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STEIGER CRAFT 31 DV MIAMI

Launched new for 2015, the 31 DV Miami is Steiger Craft’s biggest, baddest and most capable fishing boat yet.
By Capt. John N. Raguso
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STEIGER CRAFT 31 DV MIAMI

To get a better understanding of the design and development of the new 31 DV Miami, I reached out to Steiger Craft’s VP of Operations, Conner Steiger to get his insights. According to Conner, “The 26 DV Miami was and still is a very popular boat in our lineup, especially with bluewater anglers. The one Achilles heel of the 26 was its 200-gallon fuel tank, which made canyon daytrips realistic, but not extended-stay overnighters. The new 31 is like a 26 on steroids. It offers a standard 300-gallon fuel capacity and is rated to carry twin V-8 Yamaha 350 four-strokes, so it has both extended offshore range and the added speed to get you there safely and back. The added length of the 31 versus the 26 bridges the next wave and gives it a smoother ride. The 31 DV Miami is also closer to the ideal 3-to-1 length-to-beam ratio (31-foot length and a 10-foot beam) compared to the 26, which also makes for an improved wave-piercing ride with its 22-degree aft deadrise variable vee hull.”

I was able to jump aboard the Steiger 31 DV Miami a few weeks back and was immediately impressed by the enormous cockpit, which measures 10-1/2 feet in length by 8 feet in width (84 square feet), supported by 25 inches of thigh-high depth throughout. Since company CEO Al Steiger is a fishing fanatic and had considerable input into the design of the 31 Miami, one of the neatest cockpit features is a triple combination toe-rail, horizontal rod rack and sinker storage compartment that runs the length of each side under the covering boards. This is a way-cool standard feature that you won’t find on any competitive boat and is a bottom and drift fisherman’s dream come true, with multiple compartments to stow your sinkers, while giving excellent toe and leg support when leaning over the side to slip the net under your favorite quarry.

One of my pet peeves with new “sport fishing” boats is that they never seem to have enough standard rodholders onboard. Once again, due to President Al Steiger’s decades of hardcore fishing experience, the 31 DV Miami solves this dilemma from the get-go. With most competitive manufacturers offering four to six flush-mount gunwale rodholders, the 31 Miami trumps them with a total of 10. The test boat that I inspected had even more with a total of 14 in the gunwales, with six across the back in the full-height transom cap, and four in each covering board - and with the 10-1/2-foot cockpit length you can install even more! An eight-rod rocket launcher on the top of the Miami’s fiberglass roof adds rodholders to clear the decks, plus there are a trio of horizontal poly racks under each gunwale, bringing the standard rodholder total up to 24! Other cockpit fishing features include an in-deck livewell with macerator pump-out, plus an insulated fishbox set in the transom cap that measures 46 inches long by 11 inches wide by 10 inches deep and drains its icy contents directly overboard.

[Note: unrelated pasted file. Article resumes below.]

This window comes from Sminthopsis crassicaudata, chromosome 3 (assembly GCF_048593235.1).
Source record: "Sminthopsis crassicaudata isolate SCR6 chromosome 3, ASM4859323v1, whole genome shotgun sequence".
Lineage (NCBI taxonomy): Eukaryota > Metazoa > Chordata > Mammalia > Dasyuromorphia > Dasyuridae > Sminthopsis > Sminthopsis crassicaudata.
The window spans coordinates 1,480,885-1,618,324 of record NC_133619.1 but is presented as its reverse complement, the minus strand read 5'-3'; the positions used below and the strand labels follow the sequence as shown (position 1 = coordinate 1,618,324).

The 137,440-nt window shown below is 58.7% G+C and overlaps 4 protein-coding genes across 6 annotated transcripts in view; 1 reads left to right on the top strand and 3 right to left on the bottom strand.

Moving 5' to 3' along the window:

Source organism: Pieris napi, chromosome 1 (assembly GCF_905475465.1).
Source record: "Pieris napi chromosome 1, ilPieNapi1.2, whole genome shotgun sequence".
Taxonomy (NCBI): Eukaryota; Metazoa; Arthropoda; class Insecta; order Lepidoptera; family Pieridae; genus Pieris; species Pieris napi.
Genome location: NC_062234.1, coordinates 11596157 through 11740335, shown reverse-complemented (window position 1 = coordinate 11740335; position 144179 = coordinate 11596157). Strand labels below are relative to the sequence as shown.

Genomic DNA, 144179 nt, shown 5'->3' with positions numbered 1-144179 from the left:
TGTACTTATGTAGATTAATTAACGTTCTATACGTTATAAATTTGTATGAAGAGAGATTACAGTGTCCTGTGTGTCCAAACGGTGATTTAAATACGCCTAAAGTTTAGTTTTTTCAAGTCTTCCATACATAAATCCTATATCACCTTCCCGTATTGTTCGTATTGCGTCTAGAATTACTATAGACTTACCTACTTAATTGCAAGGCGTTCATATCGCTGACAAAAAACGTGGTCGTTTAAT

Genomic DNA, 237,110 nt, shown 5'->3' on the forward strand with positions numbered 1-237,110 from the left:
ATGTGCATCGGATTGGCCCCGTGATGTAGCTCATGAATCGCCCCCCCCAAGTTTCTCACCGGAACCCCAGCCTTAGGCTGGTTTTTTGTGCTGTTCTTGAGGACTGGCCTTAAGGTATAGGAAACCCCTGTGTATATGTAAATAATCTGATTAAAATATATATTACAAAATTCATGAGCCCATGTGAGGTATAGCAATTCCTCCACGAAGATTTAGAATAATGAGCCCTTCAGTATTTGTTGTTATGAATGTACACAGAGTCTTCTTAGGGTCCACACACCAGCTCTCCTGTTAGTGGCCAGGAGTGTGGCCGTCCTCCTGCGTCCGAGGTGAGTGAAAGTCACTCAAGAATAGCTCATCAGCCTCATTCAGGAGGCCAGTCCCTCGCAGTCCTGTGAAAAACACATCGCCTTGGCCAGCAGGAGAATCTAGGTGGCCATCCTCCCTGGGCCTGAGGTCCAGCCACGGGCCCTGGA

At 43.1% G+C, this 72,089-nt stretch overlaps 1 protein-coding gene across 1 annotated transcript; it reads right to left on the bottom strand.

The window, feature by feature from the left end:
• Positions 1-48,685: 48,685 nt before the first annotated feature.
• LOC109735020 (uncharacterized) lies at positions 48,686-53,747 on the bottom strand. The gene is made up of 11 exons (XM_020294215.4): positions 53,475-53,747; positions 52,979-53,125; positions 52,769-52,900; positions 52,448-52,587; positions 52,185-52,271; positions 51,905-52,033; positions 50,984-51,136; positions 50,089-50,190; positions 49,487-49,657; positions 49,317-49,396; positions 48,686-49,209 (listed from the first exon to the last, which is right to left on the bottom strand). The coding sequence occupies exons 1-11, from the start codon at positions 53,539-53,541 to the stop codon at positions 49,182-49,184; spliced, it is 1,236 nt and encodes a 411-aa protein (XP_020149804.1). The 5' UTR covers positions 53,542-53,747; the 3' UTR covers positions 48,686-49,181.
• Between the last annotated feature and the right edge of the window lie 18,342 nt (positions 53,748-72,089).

There’s plenty of room in the Miami’s upper cabin area for the crew to stay dry and comfortable when underway to the fishing grounds, with a 7-foot long cushioned bench to port that includes a trio of recessed tackle storage drawers and access to the twin four-way switches to control the quad battery setup. An adjustable captain’s chair sits atop of a fiberglass module that includes a small (optional) refrigerator, microwave oven and a coffee maker. With 6-1/2 feet of headroom, the Miami’s cabin will be roomy enough for most crewmembers, also offering the convenience of twin overhead stainless steel handrails when negotiating a rough inlet or choppy seas. The 31 Miami offers a roomy dash panel to flush-mount twin 12-inch multifunction displays, an auto pilot, dual engine instruments, twin VHF radios and more. An in-deck fishbox with macerator pump-out completes the upper cabin accommodations.

Stepping down into the lower berth area, which offers 65 inches of headroom, there’s a twin vee berth, additional drawers to stow tackle or gear, a private head area to starboard, plus a freshwater sink. The standard features list on this 31-footer is a nautical mile long and options include AC/heat with shore power and inverter, transom and cockpit bolsters, a drop-down transom bench, outriggers, windlass and more.

Recent Yamaha factory tests show that this 31-footer is fast to the fishing grounds. Outfitted with standard twin 300 four-strokes and spinning 18-inch pitch SWS II three-blade standard props, she will hit a top speed of 51.4 mph at 6050 rpm, turning 28.7 mph at 3500 revs while burning 15.7 gph for a net of 1.83 gph. If you need to get to a hot bite with more urgency, bumping the twin electric fly-by-wire throttle to four grand will hit 33.7 mph on the GPS at 19.8 gph for 1.7 mpg fuel efficiency.

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